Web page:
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Bralda-hîm

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In the playful, punning character of the Hobbits, though, the river's name evolved over time to become Bralda-hîm, relating to its golden brown colour and meaning 'heady ale'. This later name became the ultimate source of [[Tolkien]]'s anglicised version of the Hobbit-name, which is [[Brandywine]].
 
In the playful, punning character of the Hobbits, though, the river's name evolved over time to become Bralda-hîm, relating to its golden brown colour and meaning 'heady ale'. This later name became the ultimate source of [[Tolkien]]'s anglicised version of the Hobbit-name, which is [[Brandywine]].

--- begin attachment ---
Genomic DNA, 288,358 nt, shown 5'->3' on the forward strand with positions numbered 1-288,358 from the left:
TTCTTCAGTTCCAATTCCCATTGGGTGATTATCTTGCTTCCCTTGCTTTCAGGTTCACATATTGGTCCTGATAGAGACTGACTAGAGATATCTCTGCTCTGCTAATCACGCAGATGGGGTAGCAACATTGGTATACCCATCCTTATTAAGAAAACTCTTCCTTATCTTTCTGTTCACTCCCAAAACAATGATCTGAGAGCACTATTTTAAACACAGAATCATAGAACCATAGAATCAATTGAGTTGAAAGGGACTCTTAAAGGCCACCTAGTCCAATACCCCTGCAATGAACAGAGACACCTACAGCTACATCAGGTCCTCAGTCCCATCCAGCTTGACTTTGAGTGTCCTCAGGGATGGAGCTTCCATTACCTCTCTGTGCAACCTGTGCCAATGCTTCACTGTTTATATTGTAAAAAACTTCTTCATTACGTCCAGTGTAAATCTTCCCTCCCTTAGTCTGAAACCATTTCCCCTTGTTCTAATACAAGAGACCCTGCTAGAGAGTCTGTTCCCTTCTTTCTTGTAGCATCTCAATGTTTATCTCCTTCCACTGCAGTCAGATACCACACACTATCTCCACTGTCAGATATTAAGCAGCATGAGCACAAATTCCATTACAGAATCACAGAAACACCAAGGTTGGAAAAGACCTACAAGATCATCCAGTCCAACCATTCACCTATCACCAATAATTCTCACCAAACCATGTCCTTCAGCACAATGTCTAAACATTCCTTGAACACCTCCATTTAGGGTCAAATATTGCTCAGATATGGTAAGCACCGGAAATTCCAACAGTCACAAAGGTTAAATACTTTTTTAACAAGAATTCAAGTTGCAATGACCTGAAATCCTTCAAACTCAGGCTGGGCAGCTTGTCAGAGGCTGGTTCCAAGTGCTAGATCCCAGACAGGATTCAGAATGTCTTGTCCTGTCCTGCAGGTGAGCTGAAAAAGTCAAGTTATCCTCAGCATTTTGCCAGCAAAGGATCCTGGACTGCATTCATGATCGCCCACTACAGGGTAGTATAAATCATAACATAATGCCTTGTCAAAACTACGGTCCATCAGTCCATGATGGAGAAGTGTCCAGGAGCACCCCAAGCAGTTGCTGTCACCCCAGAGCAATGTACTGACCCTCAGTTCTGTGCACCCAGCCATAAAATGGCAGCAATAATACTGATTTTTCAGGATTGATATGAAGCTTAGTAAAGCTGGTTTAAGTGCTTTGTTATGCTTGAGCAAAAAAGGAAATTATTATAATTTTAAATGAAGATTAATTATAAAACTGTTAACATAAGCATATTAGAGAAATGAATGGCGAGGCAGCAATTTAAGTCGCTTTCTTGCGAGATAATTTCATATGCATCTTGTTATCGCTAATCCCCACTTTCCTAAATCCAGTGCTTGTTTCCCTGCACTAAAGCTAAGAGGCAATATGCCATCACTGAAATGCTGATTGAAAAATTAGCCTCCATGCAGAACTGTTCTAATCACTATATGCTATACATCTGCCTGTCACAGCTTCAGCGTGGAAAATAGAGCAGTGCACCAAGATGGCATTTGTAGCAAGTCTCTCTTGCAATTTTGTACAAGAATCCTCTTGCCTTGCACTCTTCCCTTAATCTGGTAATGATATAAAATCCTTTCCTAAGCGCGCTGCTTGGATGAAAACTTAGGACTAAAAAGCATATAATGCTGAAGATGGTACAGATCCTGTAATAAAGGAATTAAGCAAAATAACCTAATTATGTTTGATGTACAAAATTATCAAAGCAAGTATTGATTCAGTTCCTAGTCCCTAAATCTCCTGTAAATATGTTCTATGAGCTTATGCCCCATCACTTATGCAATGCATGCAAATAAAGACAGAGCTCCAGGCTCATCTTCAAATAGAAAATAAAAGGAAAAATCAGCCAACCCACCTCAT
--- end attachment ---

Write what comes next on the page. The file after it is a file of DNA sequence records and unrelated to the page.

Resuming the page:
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Revision as of 11:36, 28 November 2010

Bralda-hîm ('Heady Ale') was the long river that flowed southward from Nenuial was called Baranduin by the Elves, a name that meant approximately 'golden brown river'. When the Hobbits settled in the Shire during the Third Age, a part of this river formed their new eastern border, and they took a name modelled on the original Elvish: Branda-nîn, meaning 'border-water'.

In the playful, punning character of the Hobbits, though, the river's name evolved over time to become Bralda-hîm, relating to its golden brown colour and meaning 'heady ale'. This later name became the ultimate source of Tolkien's anglicised version of the Hobbit-name, which is Brandywine.